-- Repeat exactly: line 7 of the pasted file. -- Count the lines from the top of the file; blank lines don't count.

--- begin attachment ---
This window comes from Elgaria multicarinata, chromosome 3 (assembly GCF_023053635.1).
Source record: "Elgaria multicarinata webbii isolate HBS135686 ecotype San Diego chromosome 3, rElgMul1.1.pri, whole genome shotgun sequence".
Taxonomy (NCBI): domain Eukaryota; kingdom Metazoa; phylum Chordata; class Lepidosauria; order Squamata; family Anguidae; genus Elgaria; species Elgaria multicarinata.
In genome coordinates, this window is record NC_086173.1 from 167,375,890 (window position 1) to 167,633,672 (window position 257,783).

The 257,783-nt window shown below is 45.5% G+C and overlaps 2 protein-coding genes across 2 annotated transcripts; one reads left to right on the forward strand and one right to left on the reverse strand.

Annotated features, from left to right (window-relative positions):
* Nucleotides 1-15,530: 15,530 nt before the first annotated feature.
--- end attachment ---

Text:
* Nucleotides 1-15,530: 15,530 nt before the first annotated feature.